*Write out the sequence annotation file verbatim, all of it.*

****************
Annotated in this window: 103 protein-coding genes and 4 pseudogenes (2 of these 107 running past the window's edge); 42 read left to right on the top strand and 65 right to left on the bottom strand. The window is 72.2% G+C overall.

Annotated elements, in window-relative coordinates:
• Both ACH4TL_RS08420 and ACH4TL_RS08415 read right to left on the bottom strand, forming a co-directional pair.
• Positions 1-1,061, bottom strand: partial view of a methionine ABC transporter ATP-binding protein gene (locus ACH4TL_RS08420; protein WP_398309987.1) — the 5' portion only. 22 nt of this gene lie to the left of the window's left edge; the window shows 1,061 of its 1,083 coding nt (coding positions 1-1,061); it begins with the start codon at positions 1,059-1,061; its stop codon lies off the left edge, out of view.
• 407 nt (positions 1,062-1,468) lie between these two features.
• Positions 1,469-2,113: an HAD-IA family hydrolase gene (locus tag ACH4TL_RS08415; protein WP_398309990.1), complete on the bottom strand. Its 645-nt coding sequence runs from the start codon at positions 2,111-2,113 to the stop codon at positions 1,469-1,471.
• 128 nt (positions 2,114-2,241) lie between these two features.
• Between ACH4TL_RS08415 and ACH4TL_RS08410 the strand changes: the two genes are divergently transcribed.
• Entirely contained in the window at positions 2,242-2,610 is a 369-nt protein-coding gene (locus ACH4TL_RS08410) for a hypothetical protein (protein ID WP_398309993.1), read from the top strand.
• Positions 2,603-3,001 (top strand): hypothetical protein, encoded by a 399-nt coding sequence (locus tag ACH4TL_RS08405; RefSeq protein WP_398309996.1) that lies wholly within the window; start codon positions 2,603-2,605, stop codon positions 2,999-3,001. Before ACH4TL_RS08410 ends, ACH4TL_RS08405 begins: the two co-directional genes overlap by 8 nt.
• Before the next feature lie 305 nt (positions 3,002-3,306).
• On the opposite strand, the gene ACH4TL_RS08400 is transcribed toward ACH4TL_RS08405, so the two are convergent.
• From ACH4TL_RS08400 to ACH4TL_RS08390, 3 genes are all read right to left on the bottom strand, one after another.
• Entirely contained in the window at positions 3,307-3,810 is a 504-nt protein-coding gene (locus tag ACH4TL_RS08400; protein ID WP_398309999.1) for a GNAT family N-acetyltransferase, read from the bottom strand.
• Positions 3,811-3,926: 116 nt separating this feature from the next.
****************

Annotated in this window: 103 protein-coding genes and 4 pseudogenes (2 of these 107 running past the window's edge); 42 read left to right on the top strand and 65 right to left on the bottom strand. The window is 72.2% G+C overall.

Annotated elements, in window-relative coordinates:
• Both ACH4TL_RS08420 and ACH4TL_RS08415 read right to left on the bottom strand, forming a co-directional pair.
• Positions 1-1,061, bottom strand: partial view of a methionine ABC transporter ATP-binding protein gene (locus ACH4TL_RS08420; protein WP_398309987.1) — the 5' portion only. 22 nt of this gene lie to the left of the window's left edge; the window shows 1,061 of its 1,083 coding nt (coding positions 1-1,061); it begins with the start codon at positions 1,059-1,061; its stop codon lies off the left edge, out of view.
• 407 nt (positions 1,062-1,468) lie between these two features.
• Positions 1,469-2,113: an HAD-IA family hydrolase gene (locus tag ACH4TL_RS08415; protein WP_398309990.1), complete on the bottom strand. Its 645-nt coding sequence runs from the start codon at positions 2,111-2,113 to the stop codon at positions 1,469-1,471.
• 128 nt (positions 2,114-2,241) lie between these two features.
• Between ACH4TL_RS08415 and ACH4TL_RS08410 the strand changes: the two genes are divergently transcribed.
• Entirely contained in the window at positions 2,242-2,610 is a 369-nt protein-coding gene (locus ACH4TL_RS08410) for a hypothetical protein (protein ID WP_398309993.1), read from the top strand.
• Positions 2,603-3,001 (top strand): hypothetical protein, encoded by a 399-nt coding sequence (locus tag ACH4TL_RS08405; RefSeq protein WP_398309996.1) that lies wholly within the window; start codon positions 2,603-2,605, stop codon positions 2,999-3,001. Before ACH4TL_RS08410 ends, ACH4TL_RS08405 begins: the two co-directional genes overlap by 8 nt.
• Before the next feature lie 305 nt (positions 3,002-3,306).
• On the opposite strand, the gene ACH4TL_RS08400 is transcribed toward ACH4TL_RS08405, so the two are convergent.
• From ACH4TL_RS08400 to ACH4TL_RS08390, 3 genes are all read right to left on the bottom strand, one after another.
• Entirely contained in the window at positions 3,307-3,810 is a 504-nt protein-coding gene (locus tag ACH4TL_RS08400; protein ID WP_398309999.1) for a GNAT family N-acetyltransferase, read from the bottom strand.
• Positions 3,811-3,926: 116 nt separating this feature from the next.